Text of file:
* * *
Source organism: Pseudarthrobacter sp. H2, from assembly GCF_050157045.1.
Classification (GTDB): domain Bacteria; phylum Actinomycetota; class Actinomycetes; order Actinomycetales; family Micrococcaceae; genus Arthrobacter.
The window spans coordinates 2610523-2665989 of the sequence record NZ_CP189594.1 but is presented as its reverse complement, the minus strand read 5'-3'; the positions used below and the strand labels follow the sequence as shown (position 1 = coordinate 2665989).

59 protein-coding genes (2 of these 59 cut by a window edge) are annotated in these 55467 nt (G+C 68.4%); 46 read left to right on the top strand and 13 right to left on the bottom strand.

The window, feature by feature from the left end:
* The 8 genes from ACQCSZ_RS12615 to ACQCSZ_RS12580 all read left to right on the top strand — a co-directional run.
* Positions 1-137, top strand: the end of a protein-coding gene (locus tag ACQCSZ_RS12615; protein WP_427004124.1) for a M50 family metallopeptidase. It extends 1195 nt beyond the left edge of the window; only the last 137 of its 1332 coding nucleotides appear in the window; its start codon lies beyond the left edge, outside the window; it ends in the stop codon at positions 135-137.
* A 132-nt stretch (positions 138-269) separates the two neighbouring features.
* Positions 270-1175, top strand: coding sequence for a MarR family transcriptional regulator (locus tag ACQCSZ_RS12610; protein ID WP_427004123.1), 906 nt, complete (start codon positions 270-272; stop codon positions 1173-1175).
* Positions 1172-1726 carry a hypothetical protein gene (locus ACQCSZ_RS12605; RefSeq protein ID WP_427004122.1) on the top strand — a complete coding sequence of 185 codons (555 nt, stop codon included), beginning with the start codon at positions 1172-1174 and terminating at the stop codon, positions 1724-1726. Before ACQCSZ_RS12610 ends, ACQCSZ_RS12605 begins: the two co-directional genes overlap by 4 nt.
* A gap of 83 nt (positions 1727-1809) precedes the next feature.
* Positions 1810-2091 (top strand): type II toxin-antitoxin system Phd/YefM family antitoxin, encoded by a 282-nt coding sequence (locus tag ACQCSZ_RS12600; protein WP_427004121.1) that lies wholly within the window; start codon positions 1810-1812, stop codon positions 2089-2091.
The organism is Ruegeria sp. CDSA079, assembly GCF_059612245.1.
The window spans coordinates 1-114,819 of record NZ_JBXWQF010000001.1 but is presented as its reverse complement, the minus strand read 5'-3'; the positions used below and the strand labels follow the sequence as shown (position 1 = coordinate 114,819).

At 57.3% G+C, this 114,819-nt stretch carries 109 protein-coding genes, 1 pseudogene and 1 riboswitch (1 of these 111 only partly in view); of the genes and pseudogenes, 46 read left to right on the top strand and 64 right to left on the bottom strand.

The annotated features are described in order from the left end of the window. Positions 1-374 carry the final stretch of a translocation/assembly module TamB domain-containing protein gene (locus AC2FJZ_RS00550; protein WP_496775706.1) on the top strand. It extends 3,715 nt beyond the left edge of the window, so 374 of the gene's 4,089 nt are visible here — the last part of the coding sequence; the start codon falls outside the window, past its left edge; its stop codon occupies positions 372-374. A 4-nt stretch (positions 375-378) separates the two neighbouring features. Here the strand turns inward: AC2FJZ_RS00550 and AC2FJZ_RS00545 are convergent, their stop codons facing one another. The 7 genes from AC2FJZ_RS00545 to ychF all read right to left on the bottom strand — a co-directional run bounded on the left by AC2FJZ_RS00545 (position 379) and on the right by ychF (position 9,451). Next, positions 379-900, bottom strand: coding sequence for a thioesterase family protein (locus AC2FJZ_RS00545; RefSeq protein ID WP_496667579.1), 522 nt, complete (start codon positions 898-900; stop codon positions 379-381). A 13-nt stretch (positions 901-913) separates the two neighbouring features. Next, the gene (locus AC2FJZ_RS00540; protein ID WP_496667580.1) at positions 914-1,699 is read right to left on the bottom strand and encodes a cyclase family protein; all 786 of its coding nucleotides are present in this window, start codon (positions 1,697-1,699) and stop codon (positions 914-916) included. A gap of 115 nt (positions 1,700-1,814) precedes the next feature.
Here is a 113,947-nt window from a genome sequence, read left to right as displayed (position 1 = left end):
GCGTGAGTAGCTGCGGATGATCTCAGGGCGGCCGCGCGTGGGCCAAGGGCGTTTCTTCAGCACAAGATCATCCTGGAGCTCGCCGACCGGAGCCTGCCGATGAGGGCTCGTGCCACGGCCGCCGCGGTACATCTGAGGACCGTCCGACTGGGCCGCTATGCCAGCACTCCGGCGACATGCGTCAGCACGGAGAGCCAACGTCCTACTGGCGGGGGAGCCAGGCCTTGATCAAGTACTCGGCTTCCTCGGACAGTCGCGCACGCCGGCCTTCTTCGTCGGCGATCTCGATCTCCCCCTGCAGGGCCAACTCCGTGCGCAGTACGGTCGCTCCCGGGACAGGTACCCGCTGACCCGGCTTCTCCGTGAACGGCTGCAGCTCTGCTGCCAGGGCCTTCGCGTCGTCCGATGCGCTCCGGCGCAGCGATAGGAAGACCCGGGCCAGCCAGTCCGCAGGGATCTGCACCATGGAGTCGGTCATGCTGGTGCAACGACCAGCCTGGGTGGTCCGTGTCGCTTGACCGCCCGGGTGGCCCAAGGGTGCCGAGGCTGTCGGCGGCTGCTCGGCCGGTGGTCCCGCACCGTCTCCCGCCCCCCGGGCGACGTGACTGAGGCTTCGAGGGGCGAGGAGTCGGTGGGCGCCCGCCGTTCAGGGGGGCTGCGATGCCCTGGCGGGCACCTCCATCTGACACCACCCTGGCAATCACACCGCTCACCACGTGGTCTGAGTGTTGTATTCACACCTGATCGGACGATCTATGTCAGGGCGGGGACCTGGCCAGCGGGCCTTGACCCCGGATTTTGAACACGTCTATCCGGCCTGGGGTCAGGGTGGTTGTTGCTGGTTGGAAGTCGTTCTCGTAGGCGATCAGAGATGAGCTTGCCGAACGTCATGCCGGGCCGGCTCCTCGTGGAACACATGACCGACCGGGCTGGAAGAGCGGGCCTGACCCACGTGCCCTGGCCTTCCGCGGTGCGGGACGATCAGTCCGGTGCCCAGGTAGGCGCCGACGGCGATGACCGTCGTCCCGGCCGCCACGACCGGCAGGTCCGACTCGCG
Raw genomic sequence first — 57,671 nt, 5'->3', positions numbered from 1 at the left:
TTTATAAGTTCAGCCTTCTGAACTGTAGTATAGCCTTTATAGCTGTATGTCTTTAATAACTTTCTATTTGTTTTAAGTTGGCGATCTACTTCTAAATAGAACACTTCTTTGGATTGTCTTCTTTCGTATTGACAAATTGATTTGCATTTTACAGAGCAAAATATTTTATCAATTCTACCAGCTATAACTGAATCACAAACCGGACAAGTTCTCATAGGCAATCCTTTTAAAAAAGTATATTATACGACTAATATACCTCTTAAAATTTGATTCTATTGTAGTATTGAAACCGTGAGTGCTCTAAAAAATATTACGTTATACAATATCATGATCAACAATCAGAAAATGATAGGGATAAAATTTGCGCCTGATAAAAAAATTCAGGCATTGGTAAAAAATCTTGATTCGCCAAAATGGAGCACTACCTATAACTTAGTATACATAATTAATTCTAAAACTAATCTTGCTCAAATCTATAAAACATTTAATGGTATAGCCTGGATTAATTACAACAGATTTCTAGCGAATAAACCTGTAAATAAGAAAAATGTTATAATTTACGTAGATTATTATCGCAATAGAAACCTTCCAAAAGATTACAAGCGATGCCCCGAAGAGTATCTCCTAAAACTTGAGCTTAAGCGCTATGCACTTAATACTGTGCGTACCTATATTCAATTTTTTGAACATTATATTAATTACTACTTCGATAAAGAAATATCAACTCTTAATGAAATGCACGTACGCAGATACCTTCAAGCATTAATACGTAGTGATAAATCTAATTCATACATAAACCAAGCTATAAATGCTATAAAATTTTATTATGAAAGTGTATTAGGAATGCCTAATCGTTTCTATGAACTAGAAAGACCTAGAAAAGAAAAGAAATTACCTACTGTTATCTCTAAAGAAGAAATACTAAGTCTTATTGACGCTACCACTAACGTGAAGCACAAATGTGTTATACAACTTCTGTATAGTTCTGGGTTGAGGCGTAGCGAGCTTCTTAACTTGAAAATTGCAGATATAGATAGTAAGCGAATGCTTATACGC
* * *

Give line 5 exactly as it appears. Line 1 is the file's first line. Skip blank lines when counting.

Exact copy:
The window, feature by feature from the left end: